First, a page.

Hypoactive Sexual Desire Disorder (HSDD) is the persistent or recurrent lack of spontaneous desire to initiate or participate in sexual activity. This condition is marked by sexual distress (i.e., feelings of frustration, low confidence, sadness, grief, etc.). HSDD has subtypes: acquired (developed only after normal sexual function), lifelong (present at the start of sexual function) generalized (not limited to certain situations or partners), and situational (limited to specific circumstances or partners). Approximately 10% of premenopausal women in the United States have HSDD.
HSDD must be present for at least 6-months for a formal diagnosis, but luckily there are a few treatment options:
1. Vyleesi (Bremelanotide)
Vyleesi bremelanotide is the first and only FDA-approved treatment for premenopausal women with acquired, generalized Hypoactive Sexual Desire Disorder. Vyleesi comes with an easy to use auto injector that women use to self administer the drug in their stomach area or thigh. Patients can take it at any time of the day at least 45 minutes before sexual activity. It shouldn’t be used to treat menopausal women with HSDD, to improve sexual performance, or for men or youth. Patients with high blood pressure or known heart disease shouldn’t take Vyleesi. The side effects of Vyleesi may include darkening of the skin in certain parts of the body, such as the face, gums, and breast, as well as nausea, nasal congestion, headache, fatigue, and dizziness. Talk to your provider regarding your HSDD symptoms and whether Vyleesi is the right fit for you.
There is evidence that the antidepressant Wellbutrin may be able to boost low libido in premenopausal women. Dr. Harry Croft, a psychiatrist and sex therapist, based in San Antonio, TX, conducted a 12-week preliminary study of 66 women, most of whom were premenopausal. He reported the findings at the 2000 American Psychiatric Association meeting. None of the women in the study reported depressive symptoms when the trial began. Still, they all had trouble becoming aroused or having orgasms. After the trial, 39% of the participants reported being satisfied with their levels of sexual desire. Wellbutrin side effects include dry mouth, insomnia, headache, and vomiting. It can also have the opposite effect and decrease libido. Wellbutrin isn’t an approved treatment for HSDD, but may be an option you and your doctor can consider.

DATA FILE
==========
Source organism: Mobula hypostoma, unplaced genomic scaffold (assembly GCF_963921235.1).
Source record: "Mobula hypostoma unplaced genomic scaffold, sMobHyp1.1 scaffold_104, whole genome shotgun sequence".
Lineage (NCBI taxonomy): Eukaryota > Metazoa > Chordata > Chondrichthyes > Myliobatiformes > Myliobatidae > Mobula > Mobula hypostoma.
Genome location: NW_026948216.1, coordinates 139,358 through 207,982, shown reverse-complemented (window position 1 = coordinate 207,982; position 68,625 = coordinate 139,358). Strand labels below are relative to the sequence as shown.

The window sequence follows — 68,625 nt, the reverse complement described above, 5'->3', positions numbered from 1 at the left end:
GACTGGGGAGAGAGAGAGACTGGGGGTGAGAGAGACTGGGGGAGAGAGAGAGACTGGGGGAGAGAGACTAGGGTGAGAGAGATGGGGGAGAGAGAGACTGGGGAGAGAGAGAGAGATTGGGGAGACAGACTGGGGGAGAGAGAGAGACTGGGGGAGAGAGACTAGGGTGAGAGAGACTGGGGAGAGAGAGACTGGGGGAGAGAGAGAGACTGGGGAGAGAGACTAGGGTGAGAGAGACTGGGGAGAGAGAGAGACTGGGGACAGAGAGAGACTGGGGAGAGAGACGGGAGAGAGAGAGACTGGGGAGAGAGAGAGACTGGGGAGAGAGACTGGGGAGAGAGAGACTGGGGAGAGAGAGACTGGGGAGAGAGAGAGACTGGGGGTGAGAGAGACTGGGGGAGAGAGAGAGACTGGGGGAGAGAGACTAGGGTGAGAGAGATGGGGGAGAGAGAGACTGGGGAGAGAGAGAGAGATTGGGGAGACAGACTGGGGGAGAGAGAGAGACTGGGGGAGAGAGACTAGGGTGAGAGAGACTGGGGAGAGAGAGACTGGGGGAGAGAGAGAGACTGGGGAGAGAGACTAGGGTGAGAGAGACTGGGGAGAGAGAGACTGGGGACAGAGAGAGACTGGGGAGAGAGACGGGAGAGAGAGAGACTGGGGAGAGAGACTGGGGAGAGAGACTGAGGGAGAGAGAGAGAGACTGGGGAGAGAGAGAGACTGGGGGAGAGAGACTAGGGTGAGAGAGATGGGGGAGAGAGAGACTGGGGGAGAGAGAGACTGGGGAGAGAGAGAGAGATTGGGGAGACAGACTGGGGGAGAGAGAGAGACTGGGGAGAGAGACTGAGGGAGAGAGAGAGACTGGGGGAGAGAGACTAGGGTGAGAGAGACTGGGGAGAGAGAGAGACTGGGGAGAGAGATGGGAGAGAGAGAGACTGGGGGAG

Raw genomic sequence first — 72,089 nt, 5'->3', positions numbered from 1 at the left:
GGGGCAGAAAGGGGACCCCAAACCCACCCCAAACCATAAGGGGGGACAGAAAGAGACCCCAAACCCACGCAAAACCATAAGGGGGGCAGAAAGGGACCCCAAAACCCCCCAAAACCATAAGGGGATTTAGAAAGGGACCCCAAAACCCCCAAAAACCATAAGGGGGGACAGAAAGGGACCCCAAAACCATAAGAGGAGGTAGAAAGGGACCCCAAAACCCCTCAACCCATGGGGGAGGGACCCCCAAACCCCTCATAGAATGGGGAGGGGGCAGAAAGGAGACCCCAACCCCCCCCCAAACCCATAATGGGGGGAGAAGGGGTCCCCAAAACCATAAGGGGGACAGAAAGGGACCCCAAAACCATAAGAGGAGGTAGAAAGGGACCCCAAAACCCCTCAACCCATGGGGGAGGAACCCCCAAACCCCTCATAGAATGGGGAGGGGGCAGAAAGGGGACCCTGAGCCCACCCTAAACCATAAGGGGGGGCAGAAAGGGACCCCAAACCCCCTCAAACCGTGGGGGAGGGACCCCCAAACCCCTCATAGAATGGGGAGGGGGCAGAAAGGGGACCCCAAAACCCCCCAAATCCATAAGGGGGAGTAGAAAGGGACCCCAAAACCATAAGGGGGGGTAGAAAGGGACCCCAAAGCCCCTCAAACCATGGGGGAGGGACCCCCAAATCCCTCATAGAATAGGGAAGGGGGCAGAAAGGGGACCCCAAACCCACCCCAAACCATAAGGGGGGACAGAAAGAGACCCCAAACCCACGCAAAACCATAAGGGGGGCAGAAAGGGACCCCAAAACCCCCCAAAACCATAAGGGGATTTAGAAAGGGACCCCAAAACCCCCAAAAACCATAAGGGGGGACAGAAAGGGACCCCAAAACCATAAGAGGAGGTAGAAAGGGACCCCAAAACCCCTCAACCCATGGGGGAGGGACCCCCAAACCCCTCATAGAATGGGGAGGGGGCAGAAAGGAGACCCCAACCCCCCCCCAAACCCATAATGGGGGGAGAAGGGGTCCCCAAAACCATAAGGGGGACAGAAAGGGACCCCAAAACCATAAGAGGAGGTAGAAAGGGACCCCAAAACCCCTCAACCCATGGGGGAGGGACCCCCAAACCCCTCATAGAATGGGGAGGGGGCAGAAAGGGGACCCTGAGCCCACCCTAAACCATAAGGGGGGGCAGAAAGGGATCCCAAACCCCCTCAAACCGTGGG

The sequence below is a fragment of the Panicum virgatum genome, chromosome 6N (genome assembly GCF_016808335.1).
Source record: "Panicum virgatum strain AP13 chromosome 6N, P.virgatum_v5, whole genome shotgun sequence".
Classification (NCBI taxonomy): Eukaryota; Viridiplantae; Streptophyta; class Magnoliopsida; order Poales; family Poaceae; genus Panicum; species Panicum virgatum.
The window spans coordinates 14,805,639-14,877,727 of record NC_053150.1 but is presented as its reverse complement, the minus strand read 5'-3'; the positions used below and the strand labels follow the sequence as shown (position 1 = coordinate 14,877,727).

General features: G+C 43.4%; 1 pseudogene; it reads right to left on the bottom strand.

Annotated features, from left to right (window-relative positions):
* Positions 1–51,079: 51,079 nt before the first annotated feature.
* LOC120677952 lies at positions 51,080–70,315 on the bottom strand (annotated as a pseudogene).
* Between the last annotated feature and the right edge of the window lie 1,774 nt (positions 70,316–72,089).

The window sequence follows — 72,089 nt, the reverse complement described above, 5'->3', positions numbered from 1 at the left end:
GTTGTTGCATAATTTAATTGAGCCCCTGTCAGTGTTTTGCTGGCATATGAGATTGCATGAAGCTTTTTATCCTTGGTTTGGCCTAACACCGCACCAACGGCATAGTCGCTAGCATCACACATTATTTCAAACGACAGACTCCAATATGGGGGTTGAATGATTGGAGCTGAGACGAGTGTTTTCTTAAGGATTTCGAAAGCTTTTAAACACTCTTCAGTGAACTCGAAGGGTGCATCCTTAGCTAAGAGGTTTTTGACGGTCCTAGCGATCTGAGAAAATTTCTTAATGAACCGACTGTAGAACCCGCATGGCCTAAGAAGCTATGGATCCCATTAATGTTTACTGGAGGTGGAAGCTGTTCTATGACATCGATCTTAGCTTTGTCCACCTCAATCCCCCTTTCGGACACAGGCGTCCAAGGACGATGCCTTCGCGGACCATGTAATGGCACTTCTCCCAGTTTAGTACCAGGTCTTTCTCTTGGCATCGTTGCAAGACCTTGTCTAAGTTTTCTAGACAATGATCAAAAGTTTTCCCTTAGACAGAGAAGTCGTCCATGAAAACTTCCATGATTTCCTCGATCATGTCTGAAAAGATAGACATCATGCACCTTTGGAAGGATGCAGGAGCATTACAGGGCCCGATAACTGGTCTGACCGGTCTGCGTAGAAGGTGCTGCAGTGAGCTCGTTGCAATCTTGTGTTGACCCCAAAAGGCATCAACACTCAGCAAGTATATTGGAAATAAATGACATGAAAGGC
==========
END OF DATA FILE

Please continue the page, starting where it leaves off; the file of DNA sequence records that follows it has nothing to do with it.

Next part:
3. Herbal remedies
Dozens of nutritional supplements claim to enhance women’s libido. Two of these supplements, ArginMax and Zestra, went through double-blind, placebo-controlled trials. The ArginMax trail documented that the supplement appeared to have a positive effect on women’s libido and helped them be more satisfied with their sex lives. It is typically safe for women to try herbal supplements on their own. Still, always speak to a doctor first. Some ingredients may negatively impact other medications you may be taking.
HSDD is a common and treatable condition. The key is open communication between women and their doctors. If you have concerns about your sexual desire, make an appointment with your doctor as soon as possible. Don’t suffer in silence. Help is available.